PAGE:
With a bit of ingenuity, budget-strapped Georgia Schools are able to squeeze in some old-fashioned bigotry
While education money is tight right now all across America, parents in the State of Georgia needn’t worry. By combining math with any number of other subjects, some cash-strapped Georgia teachers are finally able to stretch those education dollars and still give the kids some quality education.
Take math and history, for example. In Clayton County, Georgia, 9-year olds are not only learning their fractions, but also learning about slavery in the south. One extra credit question drives the point home, i.e. “A plantation owner had 100 slaves. If three-fifths of them are counted for representation, how many slaves will be counted?”
That homework assignment follows a similar one in Norcross, Georgia earlier in the year where a teacher was clearly trying to teach multiplication skills and using slavery as a teaching tool, as in “If Frederick got two beatings per day, how many beatings did he get in 1 week?”
And, not to be outdone, even a third-grade gym teacher decided that simple dodge ball wasn’t teaching the kids anything constructive and came up with a slave game where, as one student told her mother “some of the kids were slaves while others were the slave catchers.” We all know how important physical education is.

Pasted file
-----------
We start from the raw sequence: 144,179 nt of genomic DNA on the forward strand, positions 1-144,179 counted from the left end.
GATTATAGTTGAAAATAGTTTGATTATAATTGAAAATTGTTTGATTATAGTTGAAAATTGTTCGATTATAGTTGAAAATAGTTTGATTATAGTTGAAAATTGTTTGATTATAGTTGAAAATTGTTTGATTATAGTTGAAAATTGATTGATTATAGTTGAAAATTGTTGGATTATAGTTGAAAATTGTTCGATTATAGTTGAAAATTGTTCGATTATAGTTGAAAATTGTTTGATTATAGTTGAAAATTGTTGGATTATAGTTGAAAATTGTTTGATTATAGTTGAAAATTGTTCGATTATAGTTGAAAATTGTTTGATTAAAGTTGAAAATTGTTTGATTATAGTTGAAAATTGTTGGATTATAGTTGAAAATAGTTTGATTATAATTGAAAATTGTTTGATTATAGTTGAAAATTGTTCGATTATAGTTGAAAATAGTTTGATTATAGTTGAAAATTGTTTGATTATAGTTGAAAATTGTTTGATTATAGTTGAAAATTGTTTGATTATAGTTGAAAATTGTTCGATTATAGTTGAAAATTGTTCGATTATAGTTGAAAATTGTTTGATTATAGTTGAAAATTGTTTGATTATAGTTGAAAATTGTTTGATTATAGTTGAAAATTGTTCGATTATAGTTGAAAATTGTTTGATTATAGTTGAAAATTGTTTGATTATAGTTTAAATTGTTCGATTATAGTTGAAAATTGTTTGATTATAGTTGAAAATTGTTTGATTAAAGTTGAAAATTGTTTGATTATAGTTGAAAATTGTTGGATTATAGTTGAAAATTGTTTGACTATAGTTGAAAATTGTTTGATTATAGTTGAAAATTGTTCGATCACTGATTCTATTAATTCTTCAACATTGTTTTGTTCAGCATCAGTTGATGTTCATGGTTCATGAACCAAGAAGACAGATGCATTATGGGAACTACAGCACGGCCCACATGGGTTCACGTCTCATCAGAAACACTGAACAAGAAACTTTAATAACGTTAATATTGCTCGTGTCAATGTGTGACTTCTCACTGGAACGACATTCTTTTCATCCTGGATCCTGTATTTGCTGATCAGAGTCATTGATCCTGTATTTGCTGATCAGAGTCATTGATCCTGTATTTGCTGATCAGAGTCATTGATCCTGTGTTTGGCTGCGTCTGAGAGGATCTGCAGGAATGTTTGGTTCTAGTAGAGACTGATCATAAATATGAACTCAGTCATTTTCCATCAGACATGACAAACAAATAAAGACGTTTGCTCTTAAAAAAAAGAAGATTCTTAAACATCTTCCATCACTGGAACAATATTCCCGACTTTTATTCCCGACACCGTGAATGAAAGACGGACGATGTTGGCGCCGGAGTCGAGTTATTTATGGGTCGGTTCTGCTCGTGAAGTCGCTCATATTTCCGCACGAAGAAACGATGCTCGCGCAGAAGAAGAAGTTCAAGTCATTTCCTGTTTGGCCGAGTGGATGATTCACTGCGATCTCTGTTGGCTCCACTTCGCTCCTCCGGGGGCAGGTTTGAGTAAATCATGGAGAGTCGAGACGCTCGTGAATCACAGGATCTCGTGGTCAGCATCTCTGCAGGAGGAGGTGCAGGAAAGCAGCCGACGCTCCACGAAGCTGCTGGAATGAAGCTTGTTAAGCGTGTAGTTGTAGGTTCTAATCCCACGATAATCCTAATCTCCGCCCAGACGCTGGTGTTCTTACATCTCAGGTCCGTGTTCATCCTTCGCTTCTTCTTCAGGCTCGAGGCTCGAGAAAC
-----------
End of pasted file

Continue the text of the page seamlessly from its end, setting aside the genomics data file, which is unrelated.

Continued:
All this got us to thinking: What if the Georgia school system expanded some of these programs into their middle and high school curriculums. For instance, in middle school, why not combine, say, math and health education with discrimination, to wit:
“If a slutty Georgetown law student has totally reckless sex with five guys on Friday night, and then finds it necessary to engage in two three-ways and a one-on-one encounter on Saturday night, but decides to rest on Sunday, how many condoms will American taxpayers be on the hook for, providing, of course, said birth control items are covered under certain provisions of the controversial Obamacare statute?”
Or say Georgia’s high school teachers come up with a curriculum that combines math with civics, as in:
“If 7% of Congress is Hispanic and 30% of those lawmakers have a heavy accent, how many senators are most likely to have at least two or more family members in this country illegally?”
See where this is going? All of us, who, at one time or another, questioned why learning math was even necessary, need only look to Georgia to see how important division is in shaping our children’s future.
Note: Thanks to writer John Peurach for coming up with the concept of this story and contributing to the content.